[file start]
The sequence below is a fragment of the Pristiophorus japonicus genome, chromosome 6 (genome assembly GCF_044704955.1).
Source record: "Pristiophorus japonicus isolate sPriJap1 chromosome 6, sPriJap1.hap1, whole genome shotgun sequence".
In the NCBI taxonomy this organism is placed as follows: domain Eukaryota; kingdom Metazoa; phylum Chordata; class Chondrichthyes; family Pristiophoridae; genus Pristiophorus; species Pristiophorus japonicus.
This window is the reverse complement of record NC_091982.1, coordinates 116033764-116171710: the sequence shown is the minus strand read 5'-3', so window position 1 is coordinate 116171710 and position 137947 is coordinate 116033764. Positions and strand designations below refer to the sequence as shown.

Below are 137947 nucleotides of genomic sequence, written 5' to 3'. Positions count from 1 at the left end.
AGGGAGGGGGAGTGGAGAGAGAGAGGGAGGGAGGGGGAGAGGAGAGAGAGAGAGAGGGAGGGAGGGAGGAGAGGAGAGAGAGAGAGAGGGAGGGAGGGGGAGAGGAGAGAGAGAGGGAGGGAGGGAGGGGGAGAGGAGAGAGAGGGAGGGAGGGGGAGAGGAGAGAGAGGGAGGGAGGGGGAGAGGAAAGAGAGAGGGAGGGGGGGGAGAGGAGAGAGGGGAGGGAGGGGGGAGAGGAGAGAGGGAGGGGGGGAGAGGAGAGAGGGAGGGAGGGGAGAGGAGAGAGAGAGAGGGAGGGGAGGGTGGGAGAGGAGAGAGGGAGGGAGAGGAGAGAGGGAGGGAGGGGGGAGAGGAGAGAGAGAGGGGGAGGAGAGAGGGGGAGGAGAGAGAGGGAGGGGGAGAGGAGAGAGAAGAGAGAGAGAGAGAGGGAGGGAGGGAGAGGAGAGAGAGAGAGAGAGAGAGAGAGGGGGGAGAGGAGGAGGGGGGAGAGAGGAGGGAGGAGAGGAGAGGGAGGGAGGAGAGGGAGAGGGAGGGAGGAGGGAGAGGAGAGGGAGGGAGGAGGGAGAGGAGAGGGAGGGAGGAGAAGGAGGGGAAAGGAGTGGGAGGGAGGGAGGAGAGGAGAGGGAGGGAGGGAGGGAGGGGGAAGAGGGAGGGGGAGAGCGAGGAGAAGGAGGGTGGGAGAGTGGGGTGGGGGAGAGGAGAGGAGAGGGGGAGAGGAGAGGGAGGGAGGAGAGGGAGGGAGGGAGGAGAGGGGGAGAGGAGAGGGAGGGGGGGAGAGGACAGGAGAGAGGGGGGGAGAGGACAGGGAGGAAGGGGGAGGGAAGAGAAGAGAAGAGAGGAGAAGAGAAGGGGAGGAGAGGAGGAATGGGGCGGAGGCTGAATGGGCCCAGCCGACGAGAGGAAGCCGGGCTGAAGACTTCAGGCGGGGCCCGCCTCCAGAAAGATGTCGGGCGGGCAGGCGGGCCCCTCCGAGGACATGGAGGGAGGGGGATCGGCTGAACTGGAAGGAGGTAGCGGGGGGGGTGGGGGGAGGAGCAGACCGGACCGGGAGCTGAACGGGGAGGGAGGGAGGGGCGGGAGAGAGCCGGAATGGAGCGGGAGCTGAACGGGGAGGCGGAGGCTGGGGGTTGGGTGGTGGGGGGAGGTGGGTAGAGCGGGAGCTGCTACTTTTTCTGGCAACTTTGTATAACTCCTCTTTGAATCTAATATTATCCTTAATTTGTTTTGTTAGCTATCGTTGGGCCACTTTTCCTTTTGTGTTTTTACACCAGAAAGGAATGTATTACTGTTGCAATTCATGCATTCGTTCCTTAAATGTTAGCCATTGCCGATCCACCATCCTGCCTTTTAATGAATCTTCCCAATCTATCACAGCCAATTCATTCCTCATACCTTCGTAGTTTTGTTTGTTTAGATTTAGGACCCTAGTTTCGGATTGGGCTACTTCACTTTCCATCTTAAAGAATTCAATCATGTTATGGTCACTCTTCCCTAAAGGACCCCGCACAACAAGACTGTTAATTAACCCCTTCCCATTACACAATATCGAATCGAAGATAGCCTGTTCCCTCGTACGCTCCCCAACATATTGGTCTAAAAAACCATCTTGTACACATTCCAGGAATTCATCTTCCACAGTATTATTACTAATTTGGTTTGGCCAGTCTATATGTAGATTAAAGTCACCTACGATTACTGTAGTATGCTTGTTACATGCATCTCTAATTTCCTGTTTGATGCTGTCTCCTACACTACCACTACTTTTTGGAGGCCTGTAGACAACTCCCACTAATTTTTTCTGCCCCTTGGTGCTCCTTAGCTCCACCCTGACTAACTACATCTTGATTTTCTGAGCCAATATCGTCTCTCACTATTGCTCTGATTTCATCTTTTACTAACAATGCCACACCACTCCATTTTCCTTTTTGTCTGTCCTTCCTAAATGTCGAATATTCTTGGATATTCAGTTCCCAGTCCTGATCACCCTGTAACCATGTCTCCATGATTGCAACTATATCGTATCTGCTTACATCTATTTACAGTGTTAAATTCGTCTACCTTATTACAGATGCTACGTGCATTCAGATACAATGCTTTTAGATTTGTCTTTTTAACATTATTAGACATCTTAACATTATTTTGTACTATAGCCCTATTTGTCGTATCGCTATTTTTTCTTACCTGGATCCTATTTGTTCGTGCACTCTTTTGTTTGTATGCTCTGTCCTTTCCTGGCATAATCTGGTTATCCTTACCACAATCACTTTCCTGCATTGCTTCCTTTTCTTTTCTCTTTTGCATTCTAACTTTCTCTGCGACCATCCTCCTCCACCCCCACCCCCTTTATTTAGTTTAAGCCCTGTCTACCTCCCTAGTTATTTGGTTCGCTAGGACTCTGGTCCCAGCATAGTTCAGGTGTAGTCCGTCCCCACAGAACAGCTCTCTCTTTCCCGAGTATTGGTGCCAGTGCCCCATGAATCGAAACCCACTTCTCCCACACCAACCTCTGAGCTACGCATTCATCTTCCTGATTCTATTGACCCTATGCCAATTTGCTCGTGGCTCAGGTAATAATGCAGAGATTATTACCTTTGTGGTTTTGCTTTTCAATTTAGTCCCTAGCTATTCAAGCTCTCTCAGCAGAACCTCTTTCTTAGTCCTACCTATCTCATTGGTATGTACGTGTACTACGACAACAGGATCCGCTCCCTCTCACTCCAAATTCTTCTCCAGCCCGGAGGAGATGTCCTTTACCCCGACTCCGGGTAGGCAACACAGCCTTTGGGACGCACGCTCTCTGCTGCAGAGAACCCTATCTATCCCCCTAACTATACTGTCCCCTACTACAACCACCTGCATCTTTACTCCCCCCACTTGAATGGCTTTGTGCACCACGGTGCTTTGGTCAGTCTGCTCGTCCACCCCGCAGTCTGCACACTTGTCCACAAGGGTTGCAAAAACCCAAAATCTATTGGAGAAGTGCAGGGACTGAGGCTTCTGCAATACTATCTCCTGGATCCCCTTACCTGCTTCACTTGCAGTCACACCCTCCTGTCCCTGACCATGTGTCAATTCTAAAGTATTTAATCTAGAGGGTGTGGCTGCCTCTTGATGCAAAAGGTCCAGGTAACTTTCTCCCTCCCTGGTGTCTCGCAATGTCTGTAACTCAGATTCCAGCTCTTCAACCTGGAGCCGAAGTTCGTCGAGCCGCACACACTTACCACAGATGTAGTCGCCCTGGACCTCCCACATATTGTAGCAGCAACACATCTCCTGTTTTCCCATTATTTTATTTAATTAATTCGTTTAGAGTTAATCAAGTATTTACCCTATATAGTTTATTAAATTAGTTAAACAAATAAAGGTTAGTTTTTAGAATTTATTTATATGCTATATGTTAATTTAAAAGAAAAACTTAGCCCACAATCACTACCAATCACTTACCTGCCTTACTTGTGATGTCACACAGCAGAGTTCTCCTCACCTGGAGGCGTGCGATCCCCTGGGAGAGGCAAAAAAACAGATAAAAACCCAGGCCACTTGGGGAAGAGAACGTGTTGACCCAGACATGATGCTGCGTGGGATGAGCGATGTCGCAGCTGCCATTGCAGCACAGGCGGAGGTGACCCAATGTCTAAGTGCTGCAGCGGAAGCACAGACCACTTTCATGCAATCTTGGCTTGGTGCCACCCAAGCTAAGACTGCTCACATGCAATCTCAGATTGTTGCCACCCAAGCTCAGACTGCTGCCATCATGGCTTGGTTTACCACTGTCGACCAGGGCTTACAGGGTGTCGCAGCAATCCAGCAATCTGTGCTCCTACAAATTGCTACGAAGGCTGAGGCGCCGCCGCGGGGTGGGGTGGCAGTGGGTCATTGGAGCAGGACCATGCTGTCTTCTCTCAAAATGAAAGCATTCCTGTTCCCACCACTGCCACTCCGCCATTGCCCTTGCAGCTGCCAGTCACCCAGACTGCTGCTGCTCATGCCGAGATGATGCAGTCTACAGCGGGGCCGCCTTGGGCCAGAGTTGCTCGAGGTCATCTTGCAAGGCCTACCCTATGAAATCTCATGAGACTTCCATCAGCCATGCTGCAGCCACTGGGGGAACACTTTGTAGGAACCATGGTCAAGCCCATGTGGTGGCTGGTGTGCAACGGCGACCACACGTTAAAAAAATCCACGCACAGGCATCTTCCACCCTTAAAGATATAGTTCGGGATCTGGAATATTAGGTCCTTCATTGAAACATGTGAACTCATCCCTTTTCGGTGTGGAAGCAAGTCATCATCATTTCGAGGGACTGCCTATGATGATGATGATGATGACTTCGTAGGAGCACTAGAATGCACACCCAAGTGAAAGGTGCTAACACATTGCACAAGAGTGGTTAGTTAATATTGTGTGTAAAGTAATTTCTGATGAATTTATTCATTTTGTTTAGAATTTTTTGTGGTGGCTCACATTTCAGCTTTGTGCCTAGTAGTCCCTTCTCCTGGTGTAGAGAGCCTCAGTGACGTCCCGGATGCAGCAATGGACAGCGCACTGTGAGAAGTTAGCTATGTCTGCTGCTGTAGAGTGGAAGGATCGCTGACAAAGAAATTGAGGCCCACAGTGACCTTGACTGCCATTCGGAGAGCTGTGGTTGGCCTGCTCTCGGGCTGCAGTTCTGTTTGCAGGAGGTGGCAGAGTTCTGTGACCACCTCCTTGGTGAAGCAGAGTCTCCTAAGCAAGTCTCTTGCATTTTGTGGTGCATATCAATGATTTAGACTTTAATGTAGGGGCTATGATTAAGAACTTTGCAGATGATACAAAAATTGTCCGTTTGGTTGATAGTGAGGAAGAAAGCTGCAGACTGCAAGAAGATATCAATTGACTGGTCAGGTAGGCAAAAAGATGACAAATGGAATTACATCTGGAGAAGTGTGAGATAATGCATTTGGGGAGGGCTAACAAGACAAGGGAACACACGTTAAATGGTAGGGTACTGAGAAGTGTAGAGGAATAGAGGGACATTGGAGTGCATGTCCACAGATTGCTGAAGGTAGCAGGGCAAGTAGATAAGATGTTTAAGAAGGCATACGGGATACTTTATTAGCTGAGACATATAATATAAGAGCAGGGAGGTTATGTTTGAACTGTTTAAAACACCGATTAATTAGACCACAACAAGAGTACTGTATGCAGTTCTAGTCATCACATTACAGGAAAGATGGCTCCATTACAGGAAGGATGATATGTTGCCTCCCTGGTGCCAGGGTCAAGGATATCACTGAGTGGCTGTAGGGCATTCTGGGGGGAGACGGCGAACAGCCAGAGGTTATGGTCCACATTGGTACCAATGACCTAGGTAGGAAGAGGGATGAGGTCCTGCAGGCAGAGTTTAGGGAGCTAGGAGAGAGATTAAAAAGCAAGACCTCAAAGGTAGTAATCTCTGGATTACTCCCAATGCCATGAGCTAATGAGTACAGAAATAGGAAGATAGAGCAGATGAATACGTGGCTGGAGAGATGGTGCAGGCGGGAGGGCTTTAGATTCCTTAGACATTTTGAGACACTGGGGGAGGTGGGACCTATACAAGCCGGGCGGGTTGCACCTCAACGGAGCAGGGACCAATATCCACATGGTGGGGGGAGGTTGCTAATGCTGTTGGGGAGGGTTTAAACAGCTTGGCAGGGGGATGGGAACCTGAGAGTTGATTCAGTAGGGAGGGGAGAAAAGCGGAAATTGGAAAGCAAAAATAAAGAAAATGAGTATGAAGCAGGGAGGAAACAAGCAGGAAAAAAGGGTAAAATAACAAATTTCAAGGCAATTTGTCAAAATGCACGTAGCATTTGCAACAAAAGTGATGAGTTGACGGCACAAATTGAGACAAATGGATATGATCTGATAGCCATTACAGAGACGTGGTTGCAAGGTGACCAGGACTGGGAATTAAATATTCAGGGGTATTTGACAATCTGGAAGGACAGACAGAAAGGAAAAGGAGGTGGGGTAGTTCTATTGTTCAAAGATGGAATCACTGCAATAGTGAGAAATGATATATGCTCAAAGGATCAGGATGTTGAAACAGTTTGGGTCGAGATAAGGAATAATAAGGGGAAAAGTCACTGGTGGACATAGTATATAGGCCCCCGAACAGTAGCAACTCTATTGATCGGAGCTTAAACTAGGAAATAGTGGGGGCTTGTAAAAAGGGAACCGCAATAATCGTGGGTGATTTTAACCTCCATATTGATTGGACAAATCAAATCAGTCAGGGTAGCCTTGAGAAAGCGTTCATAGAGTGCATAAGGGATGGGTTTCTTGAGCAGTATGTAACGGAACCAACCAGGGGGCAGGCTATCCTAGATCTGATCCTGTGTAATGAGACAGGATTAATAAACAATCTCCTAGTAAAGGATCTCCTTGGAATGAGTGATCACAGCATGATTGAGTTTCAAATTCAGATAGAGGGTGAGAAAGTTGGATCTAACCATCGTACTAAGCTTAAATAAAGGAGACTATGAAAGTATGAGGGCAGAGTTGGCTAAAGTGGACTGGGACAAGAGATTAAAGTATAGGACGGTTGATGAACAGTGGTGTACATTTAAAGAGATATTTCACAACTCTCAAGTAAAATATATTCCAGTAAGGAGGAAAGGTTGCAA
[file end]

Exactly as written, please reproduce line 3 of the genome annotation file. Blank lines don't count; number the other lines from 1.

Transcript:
In the NCBI taxonomy this organism is placed as follows: domain Eukaryota; kingdom Metazoa; phylum Chordata; class Chondrichthyes; family Pristiophoridae; genus Pristiophorus; species Pristiophorus japonicus.